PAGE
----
The Collect of the Day
Lord of all power and might, the author and giver of all good things: Graft in our hearts the love of your Name; increase in us true religion; nourish us with all goodness; and bring forth in us the fruit of good works; through Jesus Christ our Lord, who lives and reigns with you and the Holy Spirit, one God for ever and ever. Amen.
1st Reading (Track 1): Song of Solomon 2:8-13
The Song of Solomon (also known as the Song of Songs) is a collection of love poems. They are unique in the Bible because of their expression of human sexual desire. They may have been included in the Hebrew Scriptures to emphasize the importance of the values of mutual love and fidelity. Christian interpretation has used them as an allegory of the loving relationship between Christ and his people. It is a fascinating fact that more commentaries have been written throughout the ages on this book than on any other.
2:8 The voice of my beloved! Look, he comes, leaping upon the mountains, bounding over the hills. 9 My beloved is like a gazelle or a young stag. Look, there he stands behind our wall, gazing in at the windows, looking through the lattice. 10 My beloved speaks and says to me: “Arise, my love, my fair one, and come away; 11 for now the winter is past, the rain is over and gone. 12 The flowers appear on the earth; the time of singing has come, and the voice of the turtledove is heard in our land. 13 The fig tree puts forth its figs, and the vines are in blossom; they give forth fragrance. Arise, my love, my fair one, and come away.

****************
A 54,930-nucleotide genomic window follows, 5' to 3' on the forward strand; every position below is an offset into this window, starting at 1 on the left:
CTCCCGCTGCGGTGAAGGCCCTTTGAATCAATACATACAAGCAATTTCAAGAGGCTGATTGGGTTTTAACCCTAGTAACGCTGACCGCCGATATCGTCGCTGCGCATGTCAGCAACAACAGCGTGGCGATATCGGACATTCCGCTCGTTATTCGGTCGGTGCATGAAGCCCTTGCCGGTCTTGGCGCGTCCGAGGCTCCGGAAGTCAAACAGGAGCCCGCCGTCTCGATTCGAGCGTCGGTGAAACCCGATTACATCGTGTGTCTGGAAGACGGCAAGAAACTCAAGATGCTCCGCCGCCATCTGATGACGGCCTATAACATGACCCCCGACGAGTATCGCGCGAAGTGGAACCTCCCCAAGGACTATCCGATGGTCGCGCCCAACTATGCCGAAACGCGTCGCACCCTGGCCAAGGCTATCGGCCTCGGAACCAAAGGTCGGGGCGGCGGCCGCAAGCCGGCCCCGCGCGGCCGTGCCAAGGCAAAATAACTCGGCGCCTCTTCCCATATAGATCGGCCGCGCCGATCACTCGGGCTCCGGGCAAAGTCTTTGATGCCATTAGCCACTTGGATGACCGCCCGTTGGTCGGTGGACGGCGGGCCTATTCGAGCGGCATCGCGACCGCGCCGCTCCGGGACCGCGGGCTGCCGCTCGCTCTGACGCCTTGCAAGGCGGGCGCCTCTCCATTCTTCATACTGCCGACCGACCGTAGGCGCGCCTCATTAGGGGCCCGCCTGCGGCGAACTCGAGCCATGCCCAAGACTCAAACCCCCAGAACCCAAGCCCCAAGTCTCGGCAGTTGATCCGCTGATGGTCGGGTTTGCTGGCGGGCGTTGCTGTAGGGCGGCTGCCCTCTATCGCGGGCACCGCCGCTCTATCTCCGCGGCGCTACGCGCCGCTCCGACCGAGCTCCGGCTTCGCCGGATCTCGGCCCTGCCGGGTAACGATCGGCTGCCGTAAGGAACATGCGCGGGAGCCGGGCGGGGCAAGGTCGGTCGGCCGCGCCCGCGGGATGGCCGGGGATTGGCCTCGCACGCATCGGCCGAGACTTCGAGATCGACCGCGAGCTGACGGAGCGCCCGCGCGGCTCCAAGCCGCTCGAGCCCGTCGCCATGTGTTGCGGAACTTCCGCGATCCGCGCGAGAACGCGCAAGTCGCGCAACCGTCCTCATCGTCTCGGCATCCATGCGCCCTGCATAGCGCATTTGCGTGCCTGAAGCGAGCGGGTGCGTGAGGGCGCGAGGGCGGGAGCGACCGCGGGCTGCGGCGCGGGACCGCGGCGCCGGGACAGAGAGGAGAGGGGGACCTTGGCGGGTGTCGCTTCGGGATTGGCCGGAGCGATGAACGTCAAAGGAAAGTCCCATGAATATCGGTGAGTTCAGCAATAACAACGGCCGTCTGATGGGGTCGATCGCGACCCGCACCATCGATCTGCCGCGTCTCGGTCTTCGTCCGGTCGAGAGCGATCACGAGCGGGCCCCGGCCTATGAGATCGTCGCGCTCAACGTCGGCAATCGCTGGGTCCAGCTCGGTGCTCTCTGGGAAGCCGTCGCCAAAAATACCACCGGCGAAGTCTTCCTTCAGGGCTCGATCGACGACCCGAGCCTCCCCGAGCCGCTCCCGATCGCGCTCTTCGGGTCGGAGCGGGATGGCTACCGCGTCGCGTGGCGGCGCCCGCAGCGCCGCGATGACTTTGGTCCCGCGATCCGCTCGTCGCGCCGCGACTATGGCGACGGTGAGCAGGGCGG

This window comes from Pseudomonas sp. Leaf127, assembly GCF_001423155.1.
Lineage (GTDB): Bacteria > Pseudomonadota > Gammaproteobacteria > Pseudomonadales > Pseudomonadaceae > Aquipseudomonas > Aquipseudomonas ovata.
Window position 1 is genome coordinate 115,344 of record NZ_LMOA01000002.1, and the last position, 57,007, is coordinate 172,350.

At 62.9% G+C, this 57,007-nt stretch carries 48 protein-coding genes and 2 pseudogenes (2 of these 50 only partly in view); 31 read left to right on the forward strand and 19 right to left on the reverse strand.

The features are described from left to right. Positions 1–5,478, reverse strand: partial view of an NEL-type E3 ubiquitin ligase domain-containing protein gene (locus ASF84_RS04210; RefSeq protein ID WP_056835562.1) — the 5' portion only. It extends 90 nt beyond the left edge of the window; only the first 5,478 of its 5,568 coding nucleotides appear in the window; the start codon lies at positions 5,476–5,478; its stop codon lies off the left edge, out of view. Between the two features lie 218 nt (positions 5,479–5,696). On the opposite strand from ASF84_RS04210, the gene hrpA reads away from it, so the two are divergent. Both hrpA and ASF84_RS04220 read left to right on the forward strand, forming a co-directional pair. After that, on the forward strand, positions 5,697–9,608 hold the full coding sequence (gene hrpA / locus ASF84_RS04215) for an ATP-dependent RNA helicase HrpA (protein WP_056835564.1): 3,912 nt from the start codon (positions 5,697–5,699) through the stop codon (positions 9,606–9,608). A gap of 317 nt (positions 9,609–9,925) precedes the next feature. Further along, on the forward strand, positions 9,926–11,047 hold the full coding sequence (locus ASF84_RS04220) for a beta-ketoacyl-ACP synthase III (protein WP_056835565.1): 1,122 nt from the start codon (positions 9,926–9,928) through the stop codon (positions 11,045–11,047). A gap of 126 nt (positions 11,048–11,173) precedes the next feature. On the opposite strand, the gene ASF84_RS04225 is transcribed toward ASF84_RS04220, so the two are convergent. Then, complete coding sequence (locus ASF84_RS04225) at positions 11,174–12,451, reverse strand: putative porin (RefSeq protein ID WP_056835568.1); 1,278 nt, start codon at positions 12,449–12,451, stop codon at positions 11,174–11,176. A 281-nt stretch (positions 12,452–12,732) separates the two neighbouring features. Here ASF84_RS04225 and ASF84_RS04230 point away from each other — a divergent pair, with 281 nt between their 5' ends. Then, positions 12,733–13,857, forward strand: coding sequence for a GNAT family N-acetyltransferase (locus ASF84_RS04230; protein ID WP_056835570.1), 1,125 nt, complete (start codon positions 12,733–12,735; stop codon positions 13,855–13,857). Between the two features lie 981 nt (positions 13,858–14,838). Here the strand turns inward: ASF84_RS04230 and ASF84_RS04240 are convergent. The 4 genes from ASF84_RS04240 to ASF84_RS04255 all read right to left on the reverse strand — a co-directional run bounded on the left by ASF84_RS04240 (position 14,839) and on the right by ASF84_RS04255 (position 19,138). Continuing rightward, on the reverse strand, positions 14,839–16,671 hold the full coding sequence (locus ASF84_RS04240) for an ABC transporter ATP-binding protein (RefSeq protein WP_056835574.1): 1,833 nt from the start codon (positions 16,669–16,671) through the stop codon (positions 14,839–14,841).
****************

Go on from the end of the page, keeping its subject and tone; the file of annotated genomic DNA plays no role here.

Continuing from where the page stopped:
Psalm 45 is, in essence, a love song, probably written to be sung at a royal wedding. The writer is a court poet, addressing the king and his court in luxurious and flattering language.
1 My heart is stirring with a noble song;
let me recite what I have fashioned for the king; *
my tongue shall be the pen of a skilled writer.
2 You are the fairest of men; *
grace flows from your lips,
because God has blessed you for ever.
7 Your throne, O God, endures for ever and ever, *
a scepter of righteousness is the scepter of your kingdom;
you love righteousness and hate iniquity.
8 Therefore God, your God, has anointed you *
with the oil of gladness above your fellows.
9 All your garments are fragrant with myrrh, aloes, and cassia, *
and the music of strings from ivory palaces makes you glad.
10 King’s daughters stand among the ladies of the court; *
on your right hand is the queen, adorned with the gold of Ophir.